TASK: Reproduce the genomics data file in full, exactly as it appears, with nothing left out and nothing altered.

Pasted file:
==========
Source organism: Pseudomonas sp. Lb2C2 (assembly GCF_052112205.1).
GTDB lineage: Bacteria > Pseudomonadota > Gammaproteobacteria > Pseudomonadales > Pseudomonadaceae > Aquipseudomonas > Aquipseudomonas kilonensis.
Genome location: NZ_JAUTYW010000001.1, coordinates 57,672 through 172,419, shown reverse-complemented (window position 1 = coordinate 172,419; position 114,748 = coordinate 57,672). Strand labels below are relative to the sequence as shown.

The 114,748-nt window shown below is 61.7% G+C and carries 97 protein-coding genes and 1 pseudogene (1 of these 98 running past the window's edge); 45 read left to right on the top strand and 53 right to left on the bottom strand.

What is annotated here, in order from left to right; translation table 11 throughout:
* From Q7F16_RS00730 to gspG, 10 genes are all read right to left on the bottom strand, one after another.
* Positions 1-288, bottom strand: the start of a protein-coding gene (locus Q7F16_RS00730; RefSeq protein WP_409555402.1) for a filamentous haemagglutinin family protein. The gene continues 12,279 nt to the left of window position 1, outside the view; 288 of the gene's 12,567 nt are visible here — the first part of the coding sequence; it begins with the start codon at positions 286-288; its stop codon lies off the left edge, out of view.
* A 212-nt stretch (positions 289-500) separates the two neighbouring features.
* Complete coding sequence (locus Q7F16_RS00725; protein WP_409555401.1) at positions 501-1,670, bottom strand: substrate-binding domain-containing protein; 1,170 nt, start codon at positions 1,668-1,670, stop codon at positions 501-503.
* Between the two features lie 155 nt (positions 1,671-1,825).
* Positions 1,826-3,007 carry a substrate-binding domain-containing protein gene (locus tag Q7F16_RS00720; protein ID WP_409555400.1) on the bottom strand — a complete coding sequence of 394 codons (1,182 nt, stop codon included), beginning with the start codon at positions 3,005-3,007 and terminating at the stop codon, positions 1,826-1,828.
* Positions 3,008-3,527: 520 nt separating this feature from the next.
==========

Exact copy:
Source organism: Pseudomonas sp. Lb2C2 (assembly GCF_052112205.1).
GTDB lineage: Bacteria > Pseudomonadota > Gammaproteobacteria > Pseudomonadales > Pseudomonadaceae > Aquipseudomonas > Aquipseudomonas kilonensis.
Genome location: NZ_JAUTYW010000001.1, coordinates 57,672 through 172,419, shown reverse-complemented (window position 1 = coordinate 172,419; position 114,748 = coordinate 57,672). Strand labels below are relative to the sequence as shown.

The 114,748-nt window shown below is 61.7% G+C and carries 97 protein-coding genes and 1 pseudogene (1 of these 98 running past the window's edge); 45 read left to right on the top strand and 53 right to left on the bottom strand.

What is annotated here, in order from left to right; translation table 11 throughout:
* From Q7F16_RS00730 to gspG, 10 genes are all read right to left on the bottom strand, one after another.
* Positions 1-288, bottom strand: the start of a protein-coding gene (locus Q7F16_RS00730; RefSeq protein WP_409555402.1) for a filamentous haemagglutinin family protein. The gene continues 12,279 nt to the left of window position 1, outside the view; 288 of the gene's 12,567 nt are visible here — the first part of the coding sequence; it begins with the start codon at positions 286-288; its stop codon lies off the left edge, out of view.
* A 212-nt stretch (positions 289-500) separates the two neighbouring features.
* Complete coding sequence (locus Q7F16_RS00725; protein WP_409555401.1) at positions 501-1,670, bottom strand: substrate-binding domain-containing protein; 1,170 nt, start codon at positions 1,668-1,670, stop codon at positions 501-503.
* Between the two features lie 155 nt (positions 1,671-1,825).
* Positions 1,826-3,007 carry a substrate-binding domain-containing protein gene (locus tag Q7F16_RS00720; protein ID WP_409555400.1) on the bottom strand — a complete coding sequence of 394 codons (1,182 nt, stop codon included), beginning with the start codon at positions 3,005-3,007 and terminating at the stop codon, positions 1,826-1,828.
* Positions 3,008-3,527: 520 nt separating this feature from the next.